There is a very strong and clear message in all this: Tyrants always prey on weakness. All they ever understand and respect is superior force.
Why can’t our well-educated people understand this? Because they reason out of vanity, weakness and fear. That means your greatest enemy is yourself! Until we face our own weaknesses and fears, we are condemned to repeat our past mistakes.
Germany started and lost World War i. The Allied powers imposed upon the Germans the Treaty of Versailles, which prohibited them from entering into a demilitarized zone in their own nation. In the 1930s Germany broke that treaty in every way. It took military control of the demilitarized area. The world watched and did nothing, fearful that opposing the Germans would lead to war. Then when Hitler seized Austria in 1938, again the world watched and did nothing. People feared it would cause a war if they stood up to the Nazis.
Hitler marched into those areas because he saw how weak Britain, France and America were. The same evaluation was being used with Czechoslovakia. (Request our free book The United States and Britain in Prophecy.)
Now we can better see why Churchill called World War ii “the unnecessary war.” He believed it could have been prevented if the democracies of Europe had stood up to Hitler in the beginning.
Churchill was the only British leader the Germans feared. That fact alone should have gotten him into the British Cabinet. Instead, it was the main reason he was kept out! Gilbert continued
On August 7 the British military attaché in Berlin, Colonel Mason-Macfarlane, reported secretly to the Foreign Office that Hitler had already decided to attack Czechoslovakia in September, whatever agreement Benes [the Czech leader] might reach with the Sudetens. Six days later the Conservative mp Charles Taylor, who had been traveling in Germany, informed the Foreign Office of massive German troop movements between Nuremberg and the Czech frontier. That same day Churchill wrote to Lloyd George: “Everything is overshadowed by the impending trial of willpower which is developing in Europe. I think we shall have to choose in the next few weeks between war and shame, and I have very little doubt what the decision will be.”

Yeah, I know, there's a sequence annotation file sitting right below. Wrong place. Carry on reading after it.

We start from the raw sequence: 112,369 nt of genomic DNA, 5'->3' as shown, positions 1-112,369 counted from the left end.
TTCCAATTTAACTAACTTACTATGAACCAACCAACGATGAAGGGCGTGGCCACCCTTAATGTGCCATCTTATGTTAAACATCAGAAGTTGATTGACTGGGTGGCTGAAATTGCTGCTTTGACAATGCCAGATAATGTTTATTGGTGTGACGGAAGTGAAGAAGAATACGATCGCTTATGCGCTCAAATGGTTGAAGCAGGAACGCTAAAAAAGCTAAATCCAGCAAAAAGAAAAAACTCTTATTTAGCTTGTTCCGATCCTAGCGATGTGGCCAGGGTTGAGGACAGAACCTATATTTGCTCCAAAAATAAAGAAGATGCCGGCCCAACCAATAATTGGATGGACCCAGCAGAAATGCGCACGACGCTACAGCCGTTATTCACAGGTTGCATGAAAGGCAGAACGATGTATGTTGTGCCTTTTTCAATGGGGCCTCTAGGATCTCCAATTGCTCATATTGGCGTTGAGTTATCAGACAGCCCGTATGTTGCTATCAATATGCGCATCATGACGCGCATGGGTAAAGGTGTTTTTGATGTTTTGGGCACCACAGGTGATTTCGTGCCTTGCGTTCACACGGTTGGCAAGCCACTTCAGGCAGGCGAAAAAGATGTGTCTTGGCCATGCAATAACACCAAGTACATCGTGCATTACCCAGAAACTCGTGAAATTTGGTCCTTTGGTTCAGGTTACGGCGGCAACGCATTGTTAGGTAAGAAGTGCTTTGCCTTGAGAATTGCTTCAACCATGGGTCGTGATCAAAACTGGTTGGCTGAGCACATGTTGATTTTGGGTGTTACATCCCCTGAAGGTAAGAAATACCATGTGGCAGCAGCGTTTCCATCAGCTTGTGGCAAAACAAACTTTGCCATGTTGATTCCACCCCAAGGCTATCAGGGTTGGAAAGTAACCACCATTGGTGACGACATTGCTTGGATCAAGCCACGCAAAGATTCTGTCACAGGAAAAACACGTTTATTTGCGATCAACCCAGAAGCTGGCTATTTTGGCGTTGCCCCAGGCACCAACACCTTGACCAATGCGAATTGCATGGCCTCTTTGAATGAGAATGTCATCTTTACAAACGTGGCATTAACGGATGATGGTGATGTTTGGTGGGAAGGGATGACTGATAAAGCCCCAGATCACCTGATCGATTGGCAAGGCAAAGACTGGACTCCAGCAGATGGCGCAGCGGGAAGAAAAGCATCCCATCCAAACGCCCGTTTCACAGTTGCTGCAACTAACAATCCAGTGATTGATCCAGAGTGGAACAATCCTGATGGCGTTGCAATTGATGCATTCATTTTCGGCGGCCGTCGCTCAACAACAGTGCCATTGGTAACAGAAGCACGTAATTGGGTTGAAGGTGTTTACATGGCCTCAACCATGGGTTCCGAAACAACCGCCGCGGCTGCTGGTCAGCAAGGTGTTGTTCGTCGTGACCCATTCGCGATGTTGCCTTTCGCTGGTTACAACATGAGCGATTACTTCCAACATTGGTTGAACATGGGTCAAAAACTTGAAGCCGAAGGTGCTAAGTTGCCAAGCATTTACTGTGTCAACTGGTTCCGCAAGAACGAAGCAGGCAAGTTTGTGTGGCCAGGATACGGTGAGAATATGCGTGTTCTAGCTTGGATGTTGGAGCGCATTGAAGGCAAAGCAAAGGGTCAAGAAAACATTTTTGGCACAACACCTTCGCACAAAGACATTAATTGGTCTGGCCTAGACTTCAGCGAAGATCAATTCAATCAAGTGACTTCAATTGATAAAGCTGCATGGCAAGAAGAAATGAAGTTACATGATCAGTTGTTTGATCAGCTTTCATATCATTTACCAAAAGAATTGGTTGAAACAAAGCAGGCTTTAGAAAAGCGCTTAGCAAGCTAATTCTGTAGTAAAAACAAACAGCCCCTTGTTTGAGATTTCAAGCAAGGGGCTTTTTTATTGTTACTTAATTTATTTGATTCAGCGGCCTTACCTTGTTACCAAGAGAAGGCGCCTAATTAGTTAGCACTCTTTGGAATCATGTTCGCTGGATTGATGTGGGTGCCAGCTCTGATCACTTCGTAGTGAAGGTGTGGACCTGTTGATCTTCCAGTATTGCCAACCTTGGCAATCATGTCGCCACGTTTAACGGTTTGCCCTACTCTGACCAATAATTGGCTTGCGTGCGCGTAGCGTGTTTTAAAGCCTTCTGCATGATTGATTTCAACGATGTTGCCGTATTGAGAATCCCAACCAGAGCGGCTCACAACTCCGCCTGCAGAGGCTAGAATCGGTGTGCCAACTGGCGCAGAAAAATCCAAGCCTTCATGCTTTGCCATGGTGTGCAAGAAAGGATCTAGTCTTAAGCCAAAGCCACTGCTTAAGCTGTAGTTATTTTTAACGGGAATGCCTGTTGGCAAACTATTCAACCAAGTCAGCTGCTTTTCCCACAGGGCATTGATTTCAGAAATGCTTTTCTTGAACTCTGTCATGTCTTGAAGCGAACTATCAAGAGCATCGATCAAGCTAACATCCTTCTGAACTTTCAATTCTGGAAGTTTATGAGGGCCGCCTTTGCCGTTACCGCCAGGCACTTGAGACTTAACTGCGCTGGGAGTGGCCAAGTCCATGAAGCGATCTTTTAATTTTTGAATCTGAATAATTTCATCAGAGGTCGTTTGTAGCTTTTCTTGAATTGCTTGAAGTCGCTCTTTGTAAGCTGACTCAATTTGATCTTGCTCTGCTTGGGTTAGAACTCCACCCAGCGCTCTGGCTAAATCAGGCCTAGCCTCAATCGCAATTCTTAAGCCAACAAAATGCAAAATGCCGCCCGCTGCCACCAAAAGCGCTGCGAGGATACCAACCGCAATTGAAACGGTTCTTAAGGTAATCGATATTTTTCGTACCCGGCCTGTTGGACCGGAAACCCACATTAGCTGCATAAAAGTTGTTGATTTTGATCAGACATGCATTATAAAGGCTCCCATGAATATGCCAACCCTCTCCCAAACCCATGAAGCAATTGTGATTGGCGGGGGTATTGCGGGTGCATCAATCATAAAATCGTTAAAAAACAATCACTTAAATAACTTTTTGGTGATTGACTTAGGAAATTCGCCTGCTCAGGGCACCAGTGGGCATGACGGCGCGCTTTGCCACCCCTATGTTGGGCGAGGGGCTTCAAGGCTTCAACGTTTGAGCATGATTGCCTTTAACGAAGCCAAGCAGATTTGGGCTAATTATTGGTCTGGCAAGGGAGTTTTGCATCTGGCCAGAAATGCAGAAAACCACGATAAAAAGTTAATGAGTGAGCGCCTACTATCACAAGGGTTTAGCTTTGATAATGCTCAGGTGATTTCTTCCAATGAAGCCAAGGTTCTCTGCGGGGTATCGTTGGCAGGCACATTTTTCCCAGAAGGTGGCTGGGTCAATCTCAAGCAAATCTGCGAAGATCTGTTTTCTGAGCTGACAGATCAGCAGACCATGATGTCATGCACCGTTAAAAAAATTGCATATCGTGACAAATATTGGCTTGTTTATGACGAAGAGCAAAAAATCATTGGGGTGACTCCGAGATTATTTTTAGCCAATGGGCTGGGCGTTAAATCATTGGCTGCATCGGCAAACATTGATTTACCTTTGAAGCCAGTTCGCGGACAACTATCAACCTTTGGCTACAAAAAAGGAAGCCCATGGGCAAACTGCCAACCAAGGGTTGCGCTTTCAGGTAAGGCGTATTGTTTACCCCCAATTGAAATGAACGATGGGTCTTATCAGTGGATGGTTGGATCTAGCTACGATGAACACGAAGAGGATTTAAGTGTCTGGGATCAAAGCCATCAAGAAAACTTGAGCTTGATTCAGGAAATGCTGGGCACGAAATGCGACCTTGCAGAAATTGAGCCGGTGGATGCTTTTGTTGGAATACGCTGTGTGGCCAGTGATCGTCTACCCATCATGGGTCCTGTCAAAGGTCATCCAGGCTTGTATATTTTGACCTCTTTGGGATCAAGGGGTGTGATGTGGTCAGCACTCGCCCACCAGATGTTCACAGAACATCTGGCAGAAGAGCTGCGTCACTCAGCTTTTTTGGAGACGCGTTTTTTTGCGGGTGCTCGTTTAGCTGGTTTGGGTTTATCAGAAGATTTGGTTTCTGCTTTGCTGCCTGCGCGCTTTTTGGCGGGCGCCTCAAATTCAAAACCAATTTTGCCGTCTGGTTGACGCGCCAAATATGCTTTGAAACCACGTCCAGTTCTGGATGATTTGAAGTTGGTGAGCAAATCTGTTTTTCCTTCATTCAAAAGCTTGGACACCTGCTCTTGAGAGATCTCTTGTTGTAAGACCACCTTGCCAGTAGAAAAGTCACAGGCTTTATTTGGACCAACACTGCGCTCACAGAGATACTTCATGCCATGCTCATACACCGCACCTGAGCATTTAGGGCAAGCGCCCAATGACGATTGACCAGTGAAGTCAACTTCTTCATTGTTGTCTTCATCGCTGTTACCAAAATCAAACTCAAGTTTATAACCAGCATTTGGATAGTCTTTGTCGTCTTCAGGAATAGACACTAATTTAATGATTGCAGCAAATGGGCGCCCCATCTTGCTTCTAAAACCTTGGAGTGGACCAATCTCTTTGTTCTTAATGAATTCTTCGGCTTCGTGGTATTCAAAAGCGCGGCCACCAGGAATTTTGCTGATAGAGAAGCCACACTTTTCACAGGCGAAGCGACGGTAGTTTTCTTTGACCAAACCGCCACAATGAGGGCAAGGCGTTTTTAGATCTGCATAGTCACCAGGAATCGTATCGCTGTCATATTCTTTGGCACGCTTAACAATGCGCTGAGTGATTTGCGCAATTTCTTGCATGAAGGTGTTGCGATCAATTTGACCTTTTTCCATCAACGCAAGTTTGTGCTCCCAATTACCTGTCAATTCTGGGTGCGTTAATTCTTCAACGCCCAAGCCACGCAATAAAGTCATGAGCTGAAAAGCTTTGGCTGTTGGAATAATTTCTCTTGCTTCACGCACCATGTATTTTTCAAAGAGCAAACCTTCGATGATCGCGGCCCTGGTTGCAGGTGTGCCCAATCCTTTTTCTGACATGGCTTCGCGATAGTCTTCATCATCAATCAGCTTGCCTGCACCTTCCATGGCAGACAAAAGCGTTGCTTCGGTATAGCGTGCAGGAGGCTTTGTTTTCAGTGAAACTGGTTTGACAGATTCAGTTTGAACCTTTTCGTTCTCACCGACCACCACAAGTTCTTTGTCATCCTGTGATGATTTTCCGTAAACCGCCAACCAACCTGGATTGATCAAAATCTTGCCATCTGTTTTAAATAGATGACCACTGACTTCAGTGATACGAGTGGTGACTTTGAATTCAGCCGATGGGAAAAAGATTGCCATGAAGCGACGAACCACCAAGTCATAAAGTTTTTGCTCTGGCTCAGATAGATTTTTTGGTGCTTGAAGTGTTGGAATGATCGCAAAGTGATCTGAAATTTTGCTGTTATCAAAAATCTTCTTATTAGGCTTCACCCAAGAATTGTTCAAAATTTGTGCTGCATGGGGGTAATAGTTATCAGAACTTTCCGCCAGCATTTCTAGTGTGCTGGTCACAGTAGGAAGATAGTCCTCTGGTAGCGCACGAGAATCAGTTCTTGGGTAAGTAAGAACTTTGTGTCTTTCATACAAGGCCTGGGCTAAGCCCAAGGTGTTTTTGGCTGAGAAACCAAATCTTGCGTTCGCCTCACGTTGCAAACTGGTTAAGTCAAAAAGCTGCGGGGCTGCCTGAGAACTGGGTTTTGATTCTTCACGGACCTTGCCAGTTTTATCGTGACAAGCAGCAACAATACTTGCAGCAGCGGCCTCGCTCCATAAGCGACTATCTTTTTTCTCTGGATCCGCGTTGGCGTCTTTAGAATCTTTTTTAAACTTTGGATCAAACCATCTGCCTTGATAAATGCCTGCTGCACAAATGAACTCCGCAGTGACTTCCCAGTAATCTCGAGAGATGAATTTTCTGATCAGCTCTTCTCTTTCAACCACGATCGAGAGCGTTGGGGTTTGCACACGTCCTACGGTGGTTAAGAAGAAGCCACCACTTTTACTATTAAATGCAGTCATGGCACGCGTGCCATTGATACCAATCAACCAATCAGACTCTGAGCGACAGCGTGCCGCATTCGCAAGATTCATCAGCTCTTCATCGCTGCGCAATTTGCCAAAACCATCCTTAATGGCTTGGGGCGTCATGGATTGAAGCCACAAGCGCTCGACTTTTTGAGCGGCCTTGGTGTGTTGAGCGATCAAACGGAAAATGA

As the German troop movements grew, with over 1½ million men under arms, Hitler announced that he was holding the usual peace-time maneuvers. His announcement was widely accepted by the British and French public, for, as Orme Sargent noted in a Foreign Office minute on August 15, the French press had probably received the same “hint” as the British “to write down the German mobilization as much as possible so as not to create a sudden panic.” Churchill, however, in an article in the Daily Telegraph on August 18, warned that “if the optimists were proved wrong,” the governments who shared their views would find themselves “at an enormous disadvantage in the opening stages of a world war.” His article continued: “It would be only common prudence for other countries besides Germany to have these same kind of maneuvers at the same time and to place their precautionary forces in such a position that, should the optimists be wrong, they would not be completely ruined.”
What logical and practical advice. But it was rejected. Of course, the democracies ended up getting war—and shame!
Churchill thought America would come in sooner than it did in World War i. “The feeling in the United States against Germany is now far stronger than it was even in 1914,” he said. “In fact, there never has been in time of peace so fierce a feeling against any European country. It seems to me very likely that the United States would not wait so long this time before coming in themselves” (ibid.). Sadly, Churchill was wrong and the U.S. waited a long time before entering, just as it did in World War i.
Like Britain, it wasn’t until the Japanese shattered America’s illusions of security at Pearl Harbor that it decided to enter the war!
Today, the peoples of America and Britain refuse to learn this powerful lesson: While illusions of security feel good for a time, they are always shattered by the jackboot of reality! •